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Deriving Positionals from Directionals

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  • Anthony Miles
    Traffic seems slow this week, so here s a thought that I ve had brewing for a while. The impetus for founding the Guild of Scholars, who regulate the Martian
    Message 1 of 3 , Jul 15, 2013
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      Traffic seems slow this week, so here's a thought that I've had brewing for a while.

      The impetus for founding the Guild of Scholars, who regulate the Martian language Siye, was to eliminate misunderstandings between the two dialects of the City. Dialect A had affricates in the very important directional suffixes (and elsewhere, such as cases, but the directionals are my point here), so the suffixes /tu/, /su/, /na/, /nu/, and /ki/ were pronounced [tsu] [su] [na] [nu] [tSi]. Dialect B had passed the affricate phase and moved onto fricatives. In Dialect B, /tu/, /su/. /na/, /nu/, and /ki/ were pronounced [su] [su] [na] [nu] [Si]. Thus, in Dialect B, the allative directional /tu/ and the ablative directlonal /su/ were homophonous.


      Now, I could render the directionals as meaningless in the later speakers of Dialect B, but where's the fun in that? So I thought about it, and I concluded that the Dialect B speakers reanalyzed [su] as a horizontal POSITIONAL suffix, with a phonological basis: [s] is associated with the horizontal, [S] with the stative, [n] with the vertical. Within this system, [s] only appears with [u] and [S] only appears with [i]. [n], however, appears with [a] and [u]. My question is: given the current development of this system, what is the most likely outcome of [na] and [nu]? Would Dialect B keep both? Favor [na] because it contrasts with [su]? Favor [nu] by analogy with [su]? Or would [na] and [nu] develop a semantic distinction other than that between 'up' and 'down'?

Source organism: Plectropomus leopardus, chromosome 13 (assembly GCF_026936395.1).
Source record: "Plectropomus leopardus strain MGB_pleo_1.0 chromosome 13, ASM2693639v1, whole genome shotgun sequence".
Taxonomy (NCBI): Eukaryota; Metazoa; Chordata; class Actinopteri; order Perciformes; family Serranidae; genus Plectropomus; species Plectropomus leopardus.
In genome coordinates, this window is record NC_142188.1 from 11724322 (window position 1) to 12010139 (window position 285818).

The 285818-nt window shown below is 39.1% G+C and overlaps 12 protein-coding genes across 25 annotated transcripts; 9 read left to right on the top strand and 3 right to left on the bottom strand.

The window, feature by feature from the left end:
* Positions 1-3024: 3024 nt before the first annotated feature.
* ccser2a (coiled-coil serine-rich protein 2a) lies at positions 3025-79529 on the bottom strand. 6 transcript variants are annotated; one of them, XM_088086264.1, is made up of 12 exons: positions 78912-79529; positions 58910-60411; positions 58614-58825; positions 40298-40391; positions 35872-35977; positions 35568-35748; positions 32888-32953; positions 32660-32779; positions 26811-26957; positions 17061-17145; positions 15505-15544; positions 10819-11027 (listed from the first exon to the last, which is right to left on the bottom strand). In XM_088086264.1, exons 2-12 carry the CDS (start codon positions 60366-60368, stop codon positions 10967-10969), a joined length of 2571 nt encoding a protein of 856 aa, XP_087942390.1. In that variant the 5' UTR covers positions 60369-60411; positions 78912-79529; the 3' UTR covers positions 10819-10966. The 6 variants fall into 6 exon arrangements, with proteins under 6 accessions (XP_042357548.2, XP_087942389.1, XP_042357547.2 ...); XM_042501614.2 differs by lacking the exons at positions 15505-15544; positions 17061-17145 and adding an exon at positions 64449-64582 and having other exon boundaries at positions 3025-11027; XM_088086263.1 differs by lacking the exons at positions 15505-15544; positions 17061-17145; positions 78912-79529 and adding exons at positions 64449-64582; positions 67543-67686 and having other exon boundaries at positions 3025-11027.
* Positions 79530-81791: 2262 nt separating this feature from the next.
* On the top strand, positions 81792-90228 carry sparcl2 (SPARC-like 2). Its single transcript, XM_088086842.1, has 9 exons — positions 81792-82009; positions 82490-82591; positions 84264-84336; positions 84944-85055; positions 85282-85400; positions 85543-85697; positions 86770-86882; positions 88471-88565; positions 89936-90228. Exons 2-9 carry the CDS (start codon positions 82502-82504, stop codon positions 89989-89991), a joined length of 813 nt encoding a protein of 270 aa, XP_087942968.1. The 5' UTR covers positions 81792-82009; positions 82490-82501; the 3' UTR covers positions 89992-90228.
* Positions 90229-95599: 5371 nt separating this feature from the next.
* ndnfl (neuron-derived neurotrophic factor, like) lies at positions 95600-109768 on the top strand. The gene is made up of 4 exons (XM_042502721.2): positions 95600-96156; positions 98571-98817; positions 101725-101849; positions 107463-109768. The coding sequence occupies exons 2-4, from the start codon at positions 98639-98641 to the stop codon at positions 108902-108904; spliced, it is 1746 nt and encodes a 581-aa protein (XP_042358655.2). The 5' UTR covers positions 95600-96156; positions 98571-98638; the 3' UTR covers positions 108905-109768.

• Leonardo Castro
      ... Which direction each of these correspond to? ... I think anything can happen in your world. Sometimes, words change their meaning by unpredictable
      Message 2 of 3 , Jul 20, 2013
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        2013/7/15 Anthony Miles <mamercus88@...>:
        > Traffic seems slow this week, so here's a thought that I've had brewing for a while.
        >
        > The impetus for founding the Guild of Scholars, who regulate the Martian language Siye, was to eliminate misunderstandings between the two dialects of the City. Dialect A had affricates in the very important directional suffixes (and elsewhere, such as cases, but the directionals are my point here), so the suffixes /tu/, /su/, /na/, /nu/, and /ki/ were pronounced [tsu] [su] [na] [nu] [tSi].

        Which direction each of these correspond to?

        > Dialect B had passed the affricate phase and moved onto fricatives. In Dialect B, /tu/, /su/. /na/, /nu/, and /ki/ were pronounced [su] [su] [na] [nu] [Si]. Thus, in Dialect B, the allative directional /tu/ and the ablative directlonal /su/ were homophonous.
        >
        >
        > Now, I could render the directionals as meaningless in the later speakers of Dialect B, but where's the fun in that? So I thought about it, and I concluded that the Dialect B speakers reanalyzed [su] as a horizontal POSITIONAL suffix, with a phonological basis: [s] is associated with the horizontal, [S] with the stative, [n] with the vertical. Within this system, [s] only appears with [u] and [S] only appears with [i]. [n], however, appears with [a] and [u]. My question is: given the current development of this system, what is the most likely outcome of [na] and [nu]? Would Dialect B keep both? Favor [na] because it contrasts with [su]? Favor [nu] by analogy with [su]? Or would [na] and [nu] develop a semantic distinction other than that between 'up' and 'down'?

        I think anything can happen in your world. Sometimes, words change
        their meaning by unpredictable ridiculous ways. A possibility is that
        [na] will be understood as both "up" and "large" and [nu] as "down"
        and "small".

        BTW, why did you choose [na] as "up" and [nu] as "down"? I've been
        thinking about these ideophones. It's interesting that [a] is a "low
        vowel" and [u] a "high vowel". Also, as it's just our jaws that move
        when we open our mouths, [a] is open and low, while [u] is close and
        high. OTOH, the relative position between jaw and palate is greater,
        so [a] could be felt as "higher" than [u].

        So, strange associations could happen and make [na] mean "tall",
        "large" but "low position" and [nu] mean "short", "small" but "high